Leaving a deskbound job in favour of the great outdoors has paid off for Renee Johnson.
Only four years since leaving a computer job and starting at Bark Ltd (a company focused on the care of significant gardens and grounds throughout New Zealand) Renee has won a national title and been selected to compete in the prestigious NZ Young Horticulturist Competition.
Renee won the Young Amenity Competition this year and will represent her sector at the Young Horticulturist finals in November, competing against six others working within horticulture sectors such as floristry, arboriculture and wine growing, for example.
Renee – armed with a love of pottering around in the garden at home – started as a trainee with no formal experience at Bark Ltd in 2019.
The fact she “took to gardening like a fish to water” was helpful as was her interest in rapidly accumulating new skills and expanding her plant knowledge. This passion, combined with her leadership experience from past roles, promptly saw her advance to her current position of team leader.
At Bark Ltd Renee manages a small team caring for a variety of clients’ properties in north Auckland, where she is based, largely in the retirement village and communal living sector.
“Sharing my passion and seeing my team members develop their knowledge and skills is a very rewarding part of my role,” Renee says.
Hedge trimming, lawn care and management, weeding, planting annuals, feeding established plants, pruning, mulching, developing plots and refining garden spaces to elevate their aesthetic value are all part of Renee’s working life.
It’s a job that ticks the physical and mental wellness boxes as well as creative ones.
“I never find myself without a creative drive in the garden, from shaping shrubs and hedges to resemble mini mountain-scapes, to using the colours of an annual bed to reflect autumn leaf fall, or a pastel summer sunset. It's a positive feedback loop of inspiration,” she enthuses.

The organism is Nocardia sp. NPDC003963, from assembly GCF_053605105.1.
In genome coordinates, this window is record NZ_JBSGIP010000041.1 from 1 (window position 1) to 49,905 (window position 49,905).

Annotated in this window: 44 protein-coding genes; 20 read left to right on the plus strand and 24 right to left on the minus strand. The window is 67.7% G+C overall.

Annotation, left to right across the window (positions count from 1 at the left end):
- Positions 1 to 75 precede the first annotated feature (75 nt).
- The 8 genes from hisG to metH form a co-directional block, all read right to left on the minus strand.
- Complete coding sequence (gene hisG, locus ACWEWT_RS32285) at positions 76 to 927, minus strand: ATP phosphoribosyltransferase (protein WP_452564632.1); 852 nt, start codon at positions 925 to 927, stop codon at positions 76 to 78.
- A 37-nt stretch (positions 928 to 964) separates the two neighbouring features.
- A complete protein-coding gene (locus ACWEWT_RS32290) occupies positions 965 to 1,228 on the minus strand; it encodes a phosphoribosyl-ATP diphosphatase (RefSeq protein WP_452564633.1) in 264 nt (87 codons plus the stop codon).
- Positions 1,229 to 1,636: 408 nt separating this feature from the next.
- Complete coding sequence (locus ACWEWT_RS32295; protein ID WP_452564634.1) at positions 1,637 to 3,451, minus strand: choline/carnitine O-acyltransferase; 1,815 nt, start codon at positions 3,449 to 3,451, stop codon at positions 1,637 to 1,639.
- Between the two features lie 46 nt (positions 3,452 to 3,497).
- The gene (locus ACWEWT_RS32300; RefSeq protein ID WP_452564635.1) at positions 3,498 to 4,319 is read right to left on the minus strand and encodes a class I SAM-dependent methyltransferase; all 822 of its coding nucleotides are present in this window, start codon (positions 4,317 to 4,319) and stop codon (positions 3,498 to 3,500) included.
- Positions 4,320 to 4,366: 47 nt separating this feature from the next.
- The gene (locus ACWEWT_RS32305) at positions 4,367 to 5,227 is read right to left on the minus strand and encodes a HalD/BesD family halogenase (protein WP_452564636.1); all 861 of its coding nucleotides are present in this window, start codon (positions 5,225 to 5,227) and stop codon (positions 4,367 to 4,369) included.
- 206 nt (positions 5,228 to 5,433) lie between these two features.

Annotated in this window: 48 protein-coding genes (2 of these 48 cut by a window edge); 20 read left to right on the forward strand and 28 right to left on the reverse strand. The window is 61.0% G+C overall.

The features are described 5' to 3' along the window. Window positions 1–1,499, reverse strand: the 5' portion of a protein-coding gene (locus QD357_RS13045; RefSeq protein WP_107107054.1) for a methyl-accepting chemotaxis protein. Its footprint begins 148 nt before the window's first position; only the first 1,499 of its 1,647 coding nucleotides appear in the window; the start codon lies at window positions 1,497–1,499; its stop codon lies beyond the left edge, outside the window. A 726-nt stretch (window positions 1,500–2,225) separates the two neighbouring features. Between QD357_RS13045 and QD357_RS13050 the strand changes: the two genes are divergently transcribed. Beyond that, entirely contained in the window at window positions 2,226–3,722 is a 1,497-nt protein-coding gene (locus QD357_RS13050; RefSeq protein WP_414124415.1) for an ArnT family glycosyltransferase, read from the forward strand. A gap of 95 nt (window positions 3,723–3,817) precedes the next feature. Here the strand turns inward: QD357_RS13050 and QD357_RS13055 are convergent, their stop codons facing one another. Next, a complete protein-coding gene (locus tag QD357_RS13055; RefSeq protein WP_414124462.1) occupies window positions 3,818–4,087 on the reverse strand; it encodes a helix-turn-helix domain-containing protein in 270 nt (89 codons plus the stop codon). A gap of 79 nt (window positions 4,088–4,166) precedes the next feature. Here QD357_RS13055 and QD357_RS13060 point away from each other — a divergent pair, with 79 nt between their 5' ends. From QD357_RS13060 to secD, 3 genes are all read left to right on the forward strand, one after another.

Renee has a degree in psychology, a subject she would like to incorporate in her horticulture work.
“I would like to work on finding new ways to convey the value our greenspaces provide to our community to people who are not exposed to the horticulture industry. Hopefully, this would lead to larger parks and gardens being incorporated in new housing developments.
“I would also like the schooling sector to embrace horticulture as a viable career pathway for our rangitahi. I hear of so many individuals like myself, where finding horticulture was a serendipitous discovery,” she says.
Renee was selected to represent her sector following a virtual competition, held over two days, involving an interview and a speech competition.
She will compete in the Young Horticulturist Competition in Karaka on November 7,8. The seven finalists will represent the following sectors: Young Grower of the Year (Horticulture New Zealand Fruit & Vegetable Sectors); Young Plant Producer of the Year (New Zealand Plant Producers incorporated); Young Landscaper of the Year (Registered Master Landscapers New Zealand); New Arborist (New Zealand Arboriculture Association Inc); Young Florist/Flower Grower (FLONZI Florists and Flower Growers NZ Incorporated) Young Viticulturist of the Year (New Zealand Winegrowers); and Young Amenity Horticulturist (New Zealand Recreation Association).
Young Horticulturist chairperson Hamish Gates says Renee and the other finalists represent the best in young horticultural talent in New Zealand – “they are young people seeding the country’s horticultural future”. The competition is renowned for its rigor and finalists will be judged on several challenges including practical skills, industry expertise, leadership ability, business knowledge and communication.
The Young Horticulturist Competition’s Official Partners are: Countdown, Fruitfed Supplies and T&G Fresh.